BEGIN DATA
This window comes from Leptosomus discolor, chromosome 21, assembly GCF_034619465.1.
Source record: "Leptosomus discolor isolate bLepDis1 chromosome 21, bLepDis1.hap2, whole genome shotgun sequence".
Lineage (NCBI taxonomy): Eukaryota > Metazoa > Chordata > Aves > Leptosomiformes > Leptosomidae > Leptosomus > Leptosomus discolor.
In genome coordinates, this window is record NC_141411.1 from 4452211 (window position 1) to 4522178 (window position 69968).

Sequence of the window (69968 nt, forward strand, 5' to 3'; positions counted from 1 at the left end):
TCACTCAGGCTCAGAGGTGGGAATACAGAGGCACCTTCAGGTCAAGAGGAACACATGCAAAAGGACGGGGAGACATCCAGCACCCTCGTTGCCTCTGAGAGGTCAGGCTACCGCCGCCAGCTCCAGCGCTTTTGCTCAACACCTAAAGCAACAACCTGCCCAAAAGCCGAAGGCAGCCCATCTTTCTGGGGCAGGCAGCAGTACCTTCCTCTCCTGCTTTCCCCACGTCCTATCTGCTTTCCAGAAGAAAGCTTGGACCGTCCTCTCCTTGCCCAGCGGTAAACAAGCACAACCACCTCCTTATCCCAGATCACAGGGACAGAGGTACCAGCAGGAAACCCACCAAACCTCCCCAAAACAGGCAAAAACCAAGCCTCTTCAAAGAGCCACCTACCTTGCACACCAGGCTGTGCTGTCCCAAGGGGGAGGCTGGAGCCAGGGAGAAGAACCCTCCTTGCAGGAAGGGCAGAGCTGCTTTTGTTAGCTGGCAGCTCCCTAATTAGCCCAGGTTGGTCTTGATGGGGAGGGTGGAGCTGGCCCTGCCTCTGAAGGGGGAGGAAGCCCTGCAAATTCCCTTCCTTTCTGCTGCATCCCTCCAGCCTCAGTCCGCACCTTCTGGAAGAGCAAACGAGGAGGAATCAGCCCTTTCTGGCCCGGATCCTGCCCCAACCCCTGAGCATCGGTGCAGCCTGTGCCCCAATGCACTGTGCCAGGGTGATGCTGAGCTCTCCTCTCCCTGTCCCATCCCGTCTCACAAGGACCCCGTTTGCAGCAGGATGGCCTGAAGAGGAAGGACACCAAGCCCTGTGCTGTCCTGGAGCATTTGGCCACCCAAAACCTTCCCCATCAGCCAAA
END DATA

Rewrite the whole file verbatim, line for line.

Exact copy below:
This window comes from Leptosomus discolor, chromosome 21, assembly GCF_034619465.1.
Source record: "Leptosomus discolor isolate bLepDis1 chromosome 21, bLepDis1.hap2, whole genome shotgun sequence".
Lineage (NCBI taxonomy): Eukaryota > Metazoa > Chordata > Aves > Leptosomiformes > Leptosomidae > Leptosomus > Leptosomus discolor.
In genome coordinates, this window is record NC_141411.1 from 4452211 (window position 1) to 4522178 (window position 69968).

Sequence of the window (69968 nt, forward strand, 5' to 3'; positions counted from 1 at the left end):
TCACTCAGGCTCAGAGGTGGGAATACAGAGGCACCTTCAGGTCAAGAGGAACACATGCAAAAGGACGGGGAGACATCCAGCACCCTCGTTGCCTCTGAGAGGTCAGGCTACCGCCGCCAGCTCCAGCGCTTTTGCTCAACACCTAAAGCAACAACCTGCCCAAAAGCCGAAGGCAGCCCATCTTTCTGGGGCAGGCAGCAGTACCTTCCTCTCCTGCTTTCCCCACGTCCTATCTGCTTTCCAGAAGAAAGCTTGGACCGTCCTCTCCTTGCCCAGCGGTAAACAAGCACAACCACCTCCTTATCCCAGATCACAGGGACAGAGGTACCAGCAGGAAACCCACCAAACCTCCCCAAAACAGGCAAAAACCAAGCCTCTTCAAAGAGCCACCTACCTTGCACACCAGGCTGTGCTGTCCCAAGGGGGAGGCTGGAGCCAGGGAGAAGAACCCTCCTTGCAGGAAGGGCAGAGCTGCTTTTGTTAGCTGGCAGCTCCCTAATTAGCCCAGGTTGGTCTTGATGGGGAGGGTGGAGCTGGCCCTGCCTCTGAAGGGGGAGGAAGCCCTGCAAATTCCCTTCCTTTCTGCTGCATCCCTCCAGCCTCAGTCCGCACCTTCTGGAAGAGCAAACGAGGAGGAATCAGCCCTTTCTGGCCCGGATCCTGCCCCAACCCCTGAGCATCGGTGCAGCCTGTGCCCCAATGCACTGTGCCAGGGTGATGCTGAGCTCTCCTCTCCCTGTCCCATCCCGTCTCACAAGGACCCCGTTTGCAGCAGGATGGCCTGAAGAGGAAGGACACCAAGCCCTGTGCTGTCCTGGAGCATTTGGCCACCCAAAACCTTCCCCATCAGCCAAA